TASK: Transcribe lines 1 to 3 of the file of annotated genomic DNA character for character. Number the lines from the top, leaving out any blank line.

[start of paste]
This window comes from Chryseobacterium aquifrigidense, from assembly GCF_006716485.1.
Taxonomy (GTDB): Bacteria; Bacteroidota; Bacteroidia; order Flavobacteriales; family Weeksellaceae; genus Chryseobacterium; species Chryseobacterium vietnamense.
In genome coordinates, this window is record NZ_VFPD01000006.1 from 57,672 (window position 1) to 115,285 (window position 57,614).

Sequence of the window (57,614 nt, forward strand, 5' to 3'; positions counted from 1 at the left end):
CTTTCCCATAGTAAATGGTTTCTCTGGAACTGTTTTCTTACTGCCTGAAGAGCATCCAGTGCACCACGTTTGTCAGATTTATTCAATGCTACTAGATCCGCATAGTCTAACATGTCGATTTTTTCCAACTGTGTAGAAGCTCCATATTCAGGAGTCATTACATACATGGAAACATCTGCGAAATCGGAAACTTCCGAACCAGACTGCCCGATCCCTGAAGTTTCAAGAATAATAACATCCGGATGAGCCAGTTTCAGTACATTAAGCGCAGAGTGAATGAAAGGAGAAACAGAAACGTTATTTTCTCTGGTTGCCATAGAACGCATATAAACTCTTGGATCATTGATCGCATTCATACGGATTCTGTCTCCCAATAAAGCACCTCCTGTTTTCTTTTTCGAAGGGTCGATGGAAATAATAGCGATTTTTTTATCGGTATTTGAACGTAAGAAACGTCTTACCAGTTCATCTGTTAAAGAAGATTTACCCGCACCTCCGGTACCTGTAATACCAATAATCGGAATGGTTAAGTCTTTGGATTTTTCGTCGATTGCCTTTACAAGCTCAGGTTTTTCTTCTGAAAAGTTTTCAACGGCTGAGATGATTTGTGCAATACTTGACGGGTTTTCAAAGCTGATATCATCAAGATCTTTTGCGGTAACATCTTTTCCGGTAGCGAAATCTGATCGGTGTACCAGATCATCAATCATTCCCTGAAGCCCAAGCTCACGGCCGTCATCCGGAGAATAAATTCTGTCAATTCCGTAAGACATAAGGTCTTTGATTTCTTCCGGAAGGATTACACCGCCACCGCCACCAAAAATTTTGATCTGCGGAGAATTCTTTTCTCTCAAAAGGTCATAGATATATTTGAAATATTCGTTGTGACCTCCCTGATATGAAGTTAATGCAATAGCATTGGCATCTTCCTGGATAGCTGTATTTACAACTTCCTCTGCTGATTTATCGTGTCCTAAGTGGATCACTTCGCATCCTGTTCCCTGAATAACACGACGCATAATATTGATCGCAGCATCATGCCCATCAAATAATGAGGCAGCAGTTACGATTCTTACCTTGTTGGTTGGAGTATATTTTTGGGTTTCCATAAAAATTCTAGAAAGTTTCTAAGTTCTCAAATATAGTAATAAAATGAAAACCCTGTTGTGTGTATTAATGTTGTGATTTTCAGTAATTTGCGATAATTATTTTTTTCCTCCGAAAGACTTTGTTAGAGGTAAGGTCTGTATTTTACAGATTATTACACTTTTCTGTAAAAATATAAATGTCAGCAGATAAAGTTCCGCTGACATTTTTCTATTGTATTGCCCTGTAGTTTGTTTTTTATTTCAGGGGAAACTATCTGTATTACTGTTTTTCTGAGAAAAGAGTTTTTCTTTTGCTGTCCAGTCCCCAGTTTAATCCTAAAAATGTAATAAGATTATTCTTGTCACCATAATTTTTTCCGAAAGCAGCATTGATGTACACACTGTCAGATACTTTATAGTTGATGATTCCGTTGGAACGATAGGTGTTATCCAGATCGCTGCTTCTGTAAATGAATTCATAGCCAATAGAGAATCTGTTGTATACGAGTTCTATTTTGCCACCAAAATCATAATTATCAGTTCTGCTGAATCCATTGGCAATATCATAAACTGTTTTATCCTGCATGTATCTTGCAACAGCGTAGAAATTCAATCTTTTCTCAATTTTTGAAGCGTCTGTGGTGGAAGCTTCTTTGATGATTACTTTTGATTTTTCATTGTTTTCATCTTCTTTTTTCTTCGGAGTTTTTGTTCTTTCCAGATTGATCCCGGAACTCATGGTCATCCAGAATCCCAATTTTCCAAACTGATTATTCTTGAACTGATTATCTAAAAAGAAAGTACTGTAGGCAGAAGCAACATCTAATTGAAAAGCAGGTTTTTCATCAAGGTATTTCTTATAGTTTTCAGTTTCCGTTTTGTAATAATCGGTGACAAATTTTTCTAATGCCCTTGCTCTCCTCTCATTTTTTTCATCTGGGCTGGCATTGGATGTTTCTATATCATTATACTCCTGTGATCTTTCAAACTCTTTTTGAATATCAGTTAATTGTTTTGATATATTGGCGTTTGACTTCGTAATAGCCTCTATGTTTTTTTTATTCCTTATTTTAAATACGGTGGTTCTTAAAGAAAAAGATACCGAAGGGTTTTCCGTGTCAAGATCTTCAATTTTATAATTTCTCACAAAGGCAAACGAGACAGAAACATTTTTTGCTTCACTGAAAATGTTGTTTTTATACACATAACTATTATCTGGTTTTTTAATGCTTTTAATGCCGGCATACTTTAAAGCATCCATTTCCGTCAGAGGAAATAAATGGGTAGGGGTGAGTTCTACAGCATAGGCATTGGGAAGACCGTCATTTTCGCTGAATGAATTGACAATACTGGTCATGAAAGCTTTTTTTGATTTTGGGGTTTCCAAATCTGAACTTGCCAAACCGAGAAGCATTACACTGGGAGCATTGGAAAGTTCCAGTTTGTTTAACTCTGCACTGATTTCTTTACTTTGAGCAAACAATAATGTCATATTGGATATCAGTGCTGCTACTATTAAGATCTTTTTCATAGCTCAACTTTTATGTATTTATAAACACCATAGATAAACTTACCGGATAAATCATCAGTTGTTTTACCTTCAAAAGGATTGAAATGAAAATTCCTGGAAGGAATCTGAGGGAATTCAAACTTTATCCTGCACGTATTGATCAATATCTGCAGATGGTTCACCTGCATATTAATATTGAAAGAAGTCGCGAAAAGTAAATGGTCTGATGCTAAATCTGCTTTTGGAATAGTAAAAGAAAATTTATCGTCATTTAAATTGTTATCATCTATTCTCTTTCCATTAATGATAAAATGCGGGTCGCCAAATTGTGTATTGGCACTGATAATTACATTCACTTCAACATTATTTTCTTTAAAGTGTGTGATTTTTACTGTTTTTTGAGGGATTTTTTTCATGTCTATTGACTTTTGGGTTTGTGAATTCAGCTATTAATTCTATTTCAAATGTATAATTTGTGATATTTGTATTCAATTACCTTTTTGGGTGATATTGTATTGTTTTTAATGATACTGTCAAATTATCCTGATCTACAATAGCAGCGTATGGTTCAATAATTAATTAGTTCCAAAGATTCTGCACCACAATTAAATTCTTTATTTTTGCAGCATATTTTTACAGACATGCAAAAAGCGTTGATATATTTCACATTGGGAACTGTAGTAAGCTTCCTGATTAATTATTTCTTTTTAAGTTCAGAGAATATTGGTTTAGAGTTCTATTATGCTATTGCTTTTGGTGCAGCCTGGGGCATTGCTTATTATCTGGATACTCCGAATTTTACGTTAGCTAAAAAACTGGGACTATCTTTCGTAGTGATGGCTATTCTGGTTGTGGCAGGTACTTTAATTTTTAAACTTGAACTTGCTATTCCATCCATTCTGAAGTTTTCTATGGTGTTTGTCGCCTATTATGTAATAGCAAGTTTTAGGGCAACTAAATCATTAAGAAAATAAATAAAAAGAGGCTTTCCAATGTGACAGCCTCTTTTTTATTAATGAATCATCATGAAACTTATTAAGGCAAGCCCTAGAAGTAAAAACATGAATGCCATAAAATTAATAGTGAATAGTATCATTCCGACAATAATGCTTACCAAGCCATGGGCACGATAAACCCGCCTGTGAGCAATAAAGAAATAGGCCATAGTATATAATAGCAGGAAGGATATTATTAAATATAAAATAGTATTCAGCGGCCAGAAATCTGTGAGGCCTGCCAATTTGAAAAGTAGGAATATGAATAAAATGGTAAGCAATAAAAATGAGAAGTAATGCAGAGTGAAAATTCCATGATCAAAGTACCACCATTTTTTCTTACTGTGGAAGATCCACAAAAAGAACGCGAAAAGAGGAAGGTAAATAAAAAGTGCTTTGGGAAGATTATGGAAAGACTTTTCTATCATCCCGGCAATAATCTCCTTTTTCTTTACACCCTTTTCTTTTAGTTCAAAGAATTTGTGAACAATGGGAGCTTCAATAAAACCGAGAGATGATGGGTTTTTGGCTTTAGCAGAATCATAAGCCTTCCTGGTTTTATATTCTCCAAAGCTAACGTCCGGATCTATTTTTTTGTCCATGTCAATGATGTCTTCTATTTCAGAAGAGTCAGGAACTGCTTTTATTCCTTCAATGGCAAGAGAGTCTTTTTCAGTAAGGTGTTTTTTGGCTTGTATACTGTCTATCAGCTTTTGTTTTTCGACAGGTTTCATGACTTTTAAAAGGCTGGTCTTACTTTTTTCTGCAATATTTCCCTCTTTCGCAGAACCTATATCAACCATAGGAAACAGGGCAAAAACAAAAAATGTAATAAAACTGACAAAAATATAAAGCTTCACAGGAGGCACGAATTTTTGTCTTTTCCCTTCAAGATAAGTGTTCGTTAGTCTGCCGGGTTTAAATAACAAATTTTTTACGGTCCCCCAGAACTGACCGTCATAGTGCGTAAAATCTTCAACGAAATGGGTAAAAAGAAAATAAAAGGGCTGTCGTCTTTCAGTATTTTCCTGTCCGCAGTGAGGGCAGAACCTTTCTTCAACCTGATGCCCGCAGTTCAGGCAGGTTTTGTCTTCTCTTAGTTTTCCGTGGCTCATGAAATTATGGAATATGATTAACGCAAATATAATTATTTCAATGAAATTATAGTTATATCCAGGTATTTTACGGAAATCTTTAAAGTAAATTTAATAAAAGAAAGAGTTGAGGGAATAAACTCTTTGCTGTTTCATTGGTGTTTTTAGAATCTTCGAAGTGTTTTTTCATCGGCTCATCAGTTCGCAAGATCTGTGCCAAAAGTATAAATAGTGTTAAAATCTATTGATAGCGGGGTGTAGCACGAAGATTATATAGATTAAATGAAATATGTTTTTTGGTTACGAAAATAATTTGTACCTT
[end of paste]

This window comes from Chryseobacterium aquifrigidense, from assembly GCF_006716485.1.
Taxonomy (GTDB): Bacteria; Bacteroidota; Bacteroidia; order Flavobacteriales; family Weeksellaceae; genus Chryseobacterium; species Chryseobacterium vietnamense.
In genome coordinates, this window is record NZ_VFPD01000006.1 from 57,672 (window position 1) to 115,285 (window position 57,614).